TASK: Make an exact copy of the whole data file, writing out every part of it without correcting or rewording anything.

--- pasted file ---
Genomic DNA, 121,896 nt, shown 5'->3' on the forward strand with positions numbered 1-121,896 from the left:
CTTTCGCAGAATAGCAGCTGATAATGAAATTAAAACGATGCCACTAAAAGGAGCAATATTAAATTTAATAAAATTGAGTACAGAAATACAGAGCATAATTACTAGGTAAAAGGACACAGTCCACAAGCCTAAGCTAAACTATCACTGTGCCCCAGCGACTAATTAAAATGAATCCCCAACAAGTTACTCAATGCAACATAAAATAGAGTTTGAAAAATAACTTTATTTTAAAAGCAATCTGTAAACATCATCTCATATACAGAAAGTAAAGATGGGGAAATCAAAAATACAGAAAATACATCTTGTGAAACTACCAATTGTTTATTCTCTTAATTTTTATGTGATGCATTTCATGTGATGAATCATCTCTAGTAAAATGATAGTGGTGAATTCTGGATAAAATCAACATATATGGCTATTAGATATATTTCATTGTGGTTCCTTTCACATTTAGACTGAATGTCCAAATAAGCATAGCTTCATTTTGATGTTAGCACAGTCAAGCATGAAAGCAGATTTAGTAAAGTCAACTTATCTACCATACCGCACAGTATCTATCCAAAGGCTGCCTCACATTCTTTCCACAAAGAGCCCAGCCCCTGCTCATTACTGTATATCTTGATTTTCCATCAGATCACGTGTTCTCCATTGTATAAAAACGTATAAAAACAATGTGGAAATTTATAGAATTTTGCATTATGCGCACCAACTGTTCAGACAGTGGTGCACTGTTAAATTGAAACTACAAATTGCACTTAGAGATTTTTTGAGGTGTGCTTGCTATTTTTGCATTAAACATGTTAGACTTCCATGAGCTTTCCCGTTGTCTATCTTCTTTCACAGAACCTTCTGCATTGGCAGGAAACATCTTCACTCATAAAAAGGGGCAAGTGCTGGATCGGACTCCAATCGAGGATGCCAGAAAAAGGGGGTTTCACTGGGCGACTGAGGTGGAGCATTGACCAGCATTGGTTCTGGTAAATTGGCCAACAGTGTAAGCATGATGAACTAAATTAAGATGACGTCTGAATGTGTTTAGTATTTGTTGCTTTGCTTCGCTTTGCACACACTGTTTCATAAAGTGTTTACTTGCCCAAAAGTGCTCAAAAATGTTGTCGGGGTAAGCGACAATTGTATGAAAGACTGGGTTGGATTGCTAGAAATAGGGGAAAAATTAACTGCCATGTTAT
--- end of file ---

Genomic DNA, 121,896 nt, shown 5'->3' on the forward strand with positions numbered 1-121,896 from the left:
CTTTCGCAGAATAGCAGCTGATAATGAAATTAAAACGATGCCACTAAAAGGAGCAATATTAAATTTAATAAAATTGAGTACAGAAATACAGAGCATAATTACTAGGTAAAAGGACACAGTCCACAAGCCTAAGCTAAACTATCACTGTGCCCCAGCGACTAATTAAAATGAATCCCCAACAAGTTACTCAATGCAACATAAAATAGAGTTTGAAAAATAACTTTATTTTAAAAGCAATCTGTAAACATCATCTCATATACAGAAAGTAAAGATGGGGAAATCAAAAATACAGAAAATACATCTTGTGAAACTACCAATTGTTTATTCTCTTAATTTTTATGTGATGCATTTCATGTGATGAATCATCTCTAGTAAAATGATAGTGGTGAATTCTGGATAAAATCAACATATATGGCTATTAGATATATTTCATTGTGGTTCCTTTCACATTTAGACTGAATGTCCAAATAAGCATAGCTTCATTTTGATGTTAGCACAGTCAAGCATGAAAGCAGATTTAGTAAAGTCAACTTATCTACCATACCGCACAGTATCTATCCAAAGGCTGCCTCACATTCTTTCCACAAAGAGCCCAGCCCCTGCTCATTACTGTATATCTTGATTTTCCATCAGATCACGTGTTCTCCATTGTATAAAAACGTATAAAAACAATGTGGAAATTTATAGAATTTTGCATTATGCGCACCAACTGTTCAGACAGTGGTGCACTGTTAAATTGAAACTACAAATTGCACTTAGAGATTTTTTGAGGTGTGCTTGCTATTTTTGCATTAAACATGTTAGACTTCCATGAGCTTTCCCGTTGTCTATCTTCTTTCACAGAACCTTCTGCATTGGCAGGAAACATCTTCACTCATAAAAAGGGGCAAGTGCTGGATCGGACTCCAATCGAGGATGCCAGAAAAAGGGGGTTTCACTGGGCGACTGAGGTGGAGCATTGACCAGCATTGGTTCTGGTAAATTGGCCAACAGTGTAAGCATGATGAACTAAATTAAGATGACGTCTGAATGTGTTTAGTATTTGTTGCTTTGCTTCGCTTTGCACACACTGTTTCATAAAGTGTTTACTTGCCCAAAAGTGCTCAAAAATGTTGTCGGGGTAAGCGACAATTGTATGAAAGACTGGGTTGGATTGCTAGAAATAGGGGAAAAATTAACTGCCATGTTAT